Judging by the 98-page indictment, the Fulton County district attorney figures she has quite a story to tell about Mr. Trump. She says the former president is at the center of a criminal enterprise to upend the results of the 2020 election.
Ms. Willis’ chief tool is Georgia’s Racketeer Influenced and Corrupt Organizations Act. Although RICO is generally thought to be a way to unravel the mafia or take out street gangs, it has been used in Georgia against an assisted suicide operation and a group of Atlanta teachers who led a shocking standardized test cheating scandal.
Ms. Willis says the Trump team’s pressure on election officials, misleading claims in court about election irregularities and an attempt to replace Georgia’s Biden electors amount to a criminal enterprise deserving of RICO treatment.
“The indictment alleges that rather than abide by Georgia’s legal process for election challenges, the defendants engaged in a criminal racketeering enterprise to overturn Georgia’s presidential election result,” she said.
RICO cases are different from other conspiracy cases. Rather than connecting each defendant to specific violations, the focus is on overall criminal behavior.
That’s where the storytelling begins, said John B. Meixner Jr., an assistant law professor at the University of Georgia and former assistant U.S. attorney. He said RICO cases allow prosecutors to talk about events that might not be criminal but fill out the picture.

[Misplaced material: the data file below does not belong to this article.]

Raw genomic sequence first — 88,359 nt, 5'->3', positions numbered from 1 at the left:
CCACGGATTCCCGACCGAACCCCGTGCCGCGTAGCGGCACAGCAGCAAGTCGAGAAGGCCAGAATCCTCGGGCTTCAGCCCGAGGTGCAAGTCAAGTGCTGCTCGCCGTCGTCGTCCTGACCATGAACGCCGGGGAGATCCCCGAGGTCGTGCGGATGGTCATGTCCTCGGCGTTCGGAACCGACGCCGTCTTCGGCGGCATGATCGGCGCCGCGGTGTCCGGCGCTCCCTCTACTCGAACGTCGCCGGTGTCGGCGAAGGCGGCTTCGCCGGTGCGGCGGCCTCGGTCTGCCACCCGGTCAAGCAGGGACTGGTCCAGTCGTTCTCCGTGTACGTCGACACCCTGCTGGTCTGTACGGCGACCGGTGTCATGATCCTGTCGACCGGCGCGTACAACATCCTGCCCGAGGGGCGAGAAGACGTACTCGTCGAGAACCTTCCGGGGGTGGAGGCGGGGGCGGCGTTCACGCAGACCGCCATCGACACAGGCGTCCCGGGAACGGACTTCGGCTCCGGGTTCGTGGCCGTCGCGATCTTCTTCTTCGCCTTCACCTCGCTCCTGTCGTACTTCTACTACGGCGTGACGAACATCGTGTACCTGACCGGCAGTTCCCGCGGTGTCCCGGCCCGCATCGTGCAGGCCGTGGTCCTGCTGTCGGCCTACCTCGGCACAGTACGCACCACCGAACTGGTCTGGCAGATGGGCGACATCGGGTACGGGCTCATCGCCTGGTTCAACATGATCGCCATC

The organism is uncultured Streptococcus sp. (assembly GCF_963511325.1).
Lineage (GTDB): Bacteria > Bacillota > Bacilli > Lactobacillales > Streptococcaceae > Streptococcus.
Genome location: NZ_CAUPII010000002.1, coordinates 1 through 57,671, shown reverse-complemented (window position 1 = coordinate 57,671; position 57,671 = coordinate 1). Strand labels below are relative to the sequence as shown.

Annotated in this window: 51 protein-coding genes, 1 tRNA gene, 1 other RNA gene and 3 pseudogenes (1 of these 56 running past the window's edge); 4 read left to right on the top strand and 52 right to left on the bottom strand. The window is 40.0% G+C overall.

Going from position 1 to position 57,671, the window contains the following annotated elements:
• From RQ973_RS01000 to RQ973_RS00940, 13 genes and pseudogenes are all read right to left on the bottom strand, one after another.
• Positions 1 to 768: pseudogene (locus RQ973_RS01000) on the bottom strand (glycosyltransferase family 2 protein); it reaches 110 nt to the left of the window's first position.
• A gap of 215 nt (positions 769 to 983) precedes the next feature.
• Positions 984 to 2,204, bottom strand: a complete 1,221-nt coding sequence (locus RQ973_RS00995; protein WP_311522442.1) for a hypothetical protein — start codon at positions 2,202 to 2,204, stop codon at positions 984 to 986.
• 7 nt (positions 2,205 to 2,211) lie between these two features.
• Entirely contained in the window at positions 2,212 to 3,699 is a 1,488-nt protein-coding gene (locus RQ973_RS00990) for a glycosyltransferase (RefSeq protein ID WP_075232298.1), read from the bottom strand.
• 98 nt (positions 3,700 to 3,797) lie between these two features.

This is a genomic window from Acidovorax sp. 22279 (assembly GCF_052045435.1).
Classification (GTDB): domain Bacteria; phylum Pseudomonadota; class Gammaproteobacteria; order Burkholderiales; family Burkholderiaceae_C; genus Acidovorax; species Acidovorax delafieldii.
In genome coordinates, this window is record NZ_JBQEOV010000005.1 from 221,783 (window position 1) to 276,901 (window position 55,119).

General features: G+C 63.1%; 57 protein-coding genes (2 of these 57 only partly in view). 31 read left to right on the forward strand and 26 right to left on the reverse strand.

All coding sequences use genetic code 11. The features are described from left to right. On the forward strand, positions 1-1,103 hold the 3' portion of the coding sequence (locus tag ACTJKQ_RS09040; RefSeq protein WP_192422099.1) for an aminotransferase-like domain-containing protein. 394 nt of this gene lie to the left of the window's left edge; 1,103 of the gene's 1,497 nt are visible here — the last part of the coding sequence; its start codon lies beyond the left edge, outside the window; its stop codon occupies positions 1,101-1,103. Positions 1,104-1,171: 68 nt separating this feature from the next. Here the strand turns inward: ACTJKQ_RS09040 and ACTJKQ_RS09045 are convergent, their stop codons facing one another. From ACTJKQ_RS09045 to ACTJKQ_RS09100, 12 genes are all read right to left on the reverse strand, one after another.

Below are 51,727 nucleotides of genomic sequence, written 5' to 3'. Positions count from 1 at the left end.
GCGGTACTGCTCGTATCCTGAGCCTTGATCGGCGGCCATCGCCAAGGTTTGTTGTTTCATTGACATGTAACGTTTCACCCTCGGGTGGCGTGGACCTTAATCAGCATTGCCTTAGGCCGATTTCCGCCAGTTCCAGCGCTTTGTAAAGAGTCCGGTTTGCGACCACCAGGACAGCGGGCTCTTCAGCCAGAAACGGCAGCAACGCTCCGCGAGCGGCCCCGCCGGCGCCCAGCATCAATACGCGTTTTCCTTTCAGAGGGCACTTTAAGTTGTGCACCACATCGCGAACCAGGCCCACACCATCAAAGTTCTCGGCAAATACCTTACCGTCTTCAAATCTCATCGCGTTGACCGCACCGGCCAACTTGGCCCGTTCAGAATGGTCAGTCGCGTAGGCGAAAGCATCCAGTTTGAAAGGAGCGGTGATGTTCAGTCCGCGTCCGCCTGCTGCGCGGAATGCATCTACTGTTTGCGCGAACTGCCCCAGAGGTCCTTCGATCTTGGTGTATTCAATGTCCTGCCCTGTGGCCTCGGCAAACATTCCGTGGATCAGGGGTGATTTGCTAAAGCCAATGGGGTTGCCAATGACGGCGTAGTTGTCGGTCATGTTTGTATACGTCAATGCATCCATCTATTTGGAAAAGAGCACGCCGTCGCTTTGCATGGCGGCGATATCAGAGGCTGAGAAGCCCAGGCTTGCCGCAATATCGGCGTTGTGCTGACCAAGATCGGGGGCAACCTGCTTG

“One of the reasons she charged it is because it allows more evidence of the full extent of what happened going all the way back to the day of the election,” he told The Washington Times.
The risk, he said, is that a RICO case can be more complicated for a jury to grasp, and it can be protracted.
The indictment in Georgia contains 41 charges, though Mr. Trump personally faces just 13 of those.
In addition to the main RICO charge, Mr. Trump faces:
• Three counts of solicitation of violation of oath by a public officer.
• Filing false documents.
• Two counts of false statements and writings.
• Conspiracy to commit impersonating a public officer.
• Two counts of conspiracy to commit forgery in the first degree.
• Two counts of conspiracy to commit false statements and writings.
• Conspiracy to commit filing false documents.
The forgery and impersonation charges stem from the attempt to have an alternate set of pro-Trump electors ready to replace the state’s duly chosen Biden electors. Ms. Willis says the alternate electors were guilty of attempting to impersonate the real electors and engaged in forgery by signing documents claiming to be electors.
Some of the false documents and false statements charges stem from Mr. Trump’s misleading claims about election irregularities in the weeks immediately after the election.
Ms. Willis also charged Mr. Trump with violations stemming from a September 2021 letter asking the secretary of state to “start the process of decertifying the election, or whatever the correct legal remedy is, and announce the true winner.”